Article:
Note: This article contains coarse language that may offend some readers.
“The Biggest Loser” first graced American television in 2004, and for 17 seasons, the show has seen countless overweight adults fight toward their weight-loss goals for a healthier lifestyle.
But were those healthier lifestyle goals actually being reached via unhealthy methods?
Well, according to multiple former contestants, including 2008’s Joelle Gwynn, they were.
Now, in a string of lawsuits and countersuits, the show’s doctor, Dr. Robert Huizenga, says the show is being cancelled all because of Gwynn’s claims.
In 2016, the New York Post published an article detailing the brutal conditions the show’s contestants are subject to. Season 4’s Lezlye Donahue, a survivor of Hurricane Katrina, said being on “The Biggest Loser” was worse:
“It’s my biggest nightmare, and it’s with me to this day.”
Season 2’s Suzanne Mendonca said the show created massive health problems for contestants:
“People were passing out in Dr. H’s office at the finale weigh-in. On my season, five people had to be rushed to the hospital. He knew exactly what we were doing and never tried to stop it.”
But what was causing those health problems? According to Gwynn, she, and numerous other contestants were given illegal drugs and diet pills to aid in their rapid weight-loss journey:
“Bob Harper was my trainer. He goes away and his assistant comes in. He’s got this brown paper bag that’s bundled up. He says, ‘Take this drug, it’ll really help you.’ It was yellow and black. I was like, ‘What the f-**k is this?'”
She continued, telling the New York Post she only took the pill once:
“I felt jittery and hyper. I went and told the sports medicine guy. The next day, Dr. H gave us some lame explanation of why they got added to our regimen and that it was up to us to take them …”
However, she said it was akin to being violated (emphasis added):
“People chastise Bill Cosby for allegedly offering meds to women, but it’s acceptable to do to fat people to make them lose weight. I feel like we got raped, too.”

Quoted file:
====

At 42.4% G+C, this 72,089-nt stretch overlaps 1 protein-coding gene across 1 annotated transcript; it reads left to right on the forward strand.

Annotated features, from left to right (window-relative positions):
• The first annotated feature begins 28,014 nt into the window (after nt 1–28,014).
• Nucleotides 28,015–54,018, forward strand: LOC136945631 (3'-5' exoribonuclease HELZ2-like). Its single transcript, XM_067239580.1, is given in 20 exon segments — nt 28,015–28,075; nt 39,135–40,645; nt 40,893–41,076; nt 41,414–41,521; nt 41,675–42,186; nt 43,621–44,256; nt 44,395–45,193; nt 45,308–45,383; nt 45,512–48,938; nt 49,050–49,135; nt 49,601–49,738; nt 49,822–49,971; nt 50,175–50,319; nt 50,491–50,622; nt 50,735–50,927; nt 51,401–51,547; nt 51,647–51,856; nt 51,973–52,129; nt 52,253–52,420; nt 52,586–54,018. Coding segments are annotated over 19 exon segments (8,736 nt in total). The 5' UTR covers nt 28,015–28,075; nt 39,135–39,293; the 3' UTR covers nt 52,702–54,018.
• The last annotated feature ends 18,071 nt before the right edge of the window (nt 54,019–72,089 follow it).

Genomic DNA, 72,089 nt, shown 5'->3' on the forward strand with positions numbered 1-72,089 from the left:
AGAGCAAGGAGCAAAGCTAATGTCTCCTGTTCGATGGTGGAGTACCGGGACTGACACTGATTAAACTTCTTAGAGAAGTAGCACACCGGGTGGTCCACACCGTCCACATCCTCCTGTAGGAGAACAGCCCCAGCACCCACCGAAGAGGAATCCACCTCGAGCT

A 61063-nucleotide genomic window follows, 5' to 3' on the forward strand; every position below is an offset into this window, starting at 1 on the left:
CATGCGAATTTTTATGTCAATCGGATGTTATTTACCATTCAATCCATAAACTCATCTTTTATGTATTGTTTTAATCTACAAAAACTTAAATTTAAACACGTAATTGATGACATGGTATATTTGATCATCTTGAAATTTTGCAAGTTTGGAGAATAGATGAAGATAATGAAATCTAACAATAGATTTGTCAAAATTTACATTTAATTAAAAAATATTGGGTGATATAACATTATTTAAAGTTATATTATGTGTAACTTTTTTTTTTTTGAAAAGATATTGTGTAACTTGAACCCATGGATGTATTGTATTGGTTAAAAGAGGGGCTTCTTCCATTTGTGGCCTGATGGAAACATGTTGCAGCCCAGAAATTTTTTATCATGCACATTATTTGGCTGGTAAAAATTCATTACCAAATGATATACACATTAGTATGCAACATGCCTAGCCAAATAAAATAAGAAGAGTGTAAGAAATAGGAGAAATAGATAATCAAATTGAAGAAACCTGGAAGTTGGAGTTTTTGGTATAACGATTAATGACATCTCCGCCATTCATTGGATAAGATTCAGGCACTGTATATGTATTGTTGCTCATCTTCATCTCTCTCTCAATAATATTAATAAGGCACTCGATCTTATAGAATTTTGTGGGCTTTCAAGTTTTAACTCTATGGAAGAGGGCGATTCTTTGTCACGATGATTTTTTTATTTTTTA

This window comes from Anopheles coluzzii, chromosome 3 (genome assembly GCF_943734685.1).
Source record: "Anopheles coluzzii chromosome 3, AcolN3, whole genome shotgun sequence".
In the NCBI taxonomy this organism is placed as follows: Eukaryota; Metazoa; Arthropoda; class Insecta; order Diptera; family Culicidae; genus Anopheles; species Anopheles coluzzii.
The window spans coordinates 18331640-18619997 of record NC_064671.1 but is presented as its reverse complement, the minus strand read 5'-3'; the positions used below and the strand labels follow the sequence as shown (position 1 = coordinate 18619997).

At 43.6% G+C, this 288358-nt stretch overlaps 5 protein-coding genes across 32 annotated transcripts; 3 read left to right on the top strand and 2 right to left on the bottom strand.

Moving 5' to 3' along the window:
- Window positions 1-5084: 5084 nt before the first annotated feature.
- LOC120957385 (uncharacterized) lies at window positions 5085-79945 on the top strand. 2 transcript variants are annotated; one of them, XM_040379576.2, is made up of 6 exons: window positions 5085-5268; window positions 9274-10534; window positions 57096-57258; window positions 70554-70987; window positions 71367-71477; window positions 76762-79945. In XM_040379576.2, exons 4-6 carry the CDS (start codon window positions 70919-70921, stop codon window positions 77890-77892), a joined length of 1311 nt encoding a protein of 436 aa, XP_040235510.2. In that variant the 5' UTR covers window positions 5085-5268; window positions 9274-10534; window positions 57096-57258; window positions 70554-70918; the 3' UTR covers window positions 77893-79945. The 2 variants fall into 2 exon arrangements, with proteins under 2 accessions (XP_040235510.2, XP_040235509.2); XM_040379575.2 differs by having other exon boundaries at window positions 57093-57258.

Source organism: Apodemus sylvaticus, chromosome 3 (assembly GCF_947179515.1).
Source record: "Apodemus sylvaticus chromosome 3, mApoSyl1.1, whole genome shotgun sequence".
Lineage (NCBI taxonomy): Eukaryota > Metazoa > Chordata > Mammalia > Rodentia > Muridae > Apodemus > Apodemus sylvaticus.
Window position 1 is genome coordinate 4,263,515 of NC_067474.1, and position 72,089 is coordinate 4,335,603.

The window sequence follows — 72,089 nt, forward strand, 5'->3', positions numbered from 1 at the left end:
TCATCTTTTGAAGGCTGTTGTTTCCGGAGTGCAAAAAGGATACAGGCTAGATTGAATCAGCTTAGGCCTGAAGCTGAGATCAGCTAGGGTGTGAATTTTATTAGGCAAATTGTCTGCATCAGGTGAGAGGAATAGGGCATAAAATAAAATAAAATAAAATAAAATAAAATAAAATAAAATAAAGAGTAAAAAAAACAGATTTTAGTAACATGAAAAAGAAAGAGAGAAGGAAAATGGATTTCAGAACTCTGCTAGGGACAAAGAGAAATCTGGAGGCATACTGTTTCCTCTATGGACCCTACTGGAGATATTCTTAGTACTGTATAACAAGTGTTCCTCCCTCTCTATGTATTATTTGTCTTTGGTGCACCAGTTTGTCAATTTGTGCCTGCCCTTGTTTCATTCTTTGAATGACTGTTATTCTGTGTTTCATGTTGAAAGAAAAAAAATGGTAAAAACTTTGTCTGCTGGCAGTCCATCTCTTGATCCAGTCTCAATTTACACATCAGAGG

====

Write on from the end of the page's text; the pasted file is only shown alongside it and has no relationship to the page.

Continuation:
A source “close to production” confirmed with the New York Post that Bob Harper and one of his assistant have, in fact, “supplied contestants with Adderall and ‘yellow jackets.'” According to the New York Post, a “yellow jacket” is a pill containing ephedra extract, which was purposed for aiding weight loss.
Ephedra was banned by the U.S. Food and Drug Administration in 2004 — the year the show first aired.
Additionally, season 2’s Mendonca told the New York Post:
“People would take amphetamines, water pills, diuretics, and throw up in the bathroom. They would take their spin bikes into the steam room to work up a sweat. I vomited every single day. Bob Harper tells people to throw up: ‘Good,’ he says. ‘You’ll lose more calories.’”
The article also referenced humiliating living conditions, suffering long-term “psychological stress,” and leaving the show with “permanent metabolic damage.”
However, Huizenga told the New York Post another story. He said contestants “rarely” work out to the point of dizziness or nausea, and he said Gwynn’s claims of supplying drugs was a flat-out lie:
“Nothing could be further from the truth. Contestants are told at the start of the show that there is zero tolerance for any weight-loss drugs. Urine drug screens and the evaluation of serial weights are repeatedly used to flush out possible illicit use.”
And the show’s producers echoed Huizenga’s statement, telling the New York Post:
“The safety and well-being of our contestants is, and always has been, paramount. We prohibit the use of any illegal substances, in addition to the many other rules and procedures of the show that are designed to ensure safety.”
But after the article ran, the Daily Mail obtained court documents revealing that the show isn’t being renewed, and that Huizenga is blaming Gywnn’s claims of drug use.
Although NBC has yet to publicly comment on the show’s unclear future, Huizenga filed a recent motion which stated Gywnn’s “accusations … resulted in the cancellation of The Biggest Loser.”
His initial suit stated her article and Gywnn’s comments were “fabricated, fictitious and outright libelous”:
“Nothing could be further from the truth. [Huizenga is] a world-renowned health expert and esteemed sports doctor who advocates for safe and effective weight loss methods.”
The Daily Mail reported that in response to Huizenga’s suit, Gywnn filed a motion for his suit to be dismissed and that he pay her attorney fees for having to file a motion.
However, his most recent motion calls for Gwynn’s motion to be denied, and revealed that it was, in fact her comments that caused the show’s cancellation. It states:
“Ms. Gwynn’s outrageous accusations, which resulted in the cancellation of The Biggest Loser and Dr. Huizenga losing two other opportunities on television, are particularly egregious given Dr. Huizenga’s strict life-long anti-drug beliefs and strict anti-drug policy on The Biggest Loser, where he did not even permit contestants to take legal, over-the-counter caffeine pills or drink more than one cup of coffee, much less illegal drugs.”
“The Biggest Loser,” labeled an “atrocity” by Dr. Yoni Freedhoff at the University of Ottawa in Canada, aired its last episode in February 2016 — just months before Dr. Kevin Hall at the National Institutes of Health published a study on the show and why majority of its contestants gain the weight back.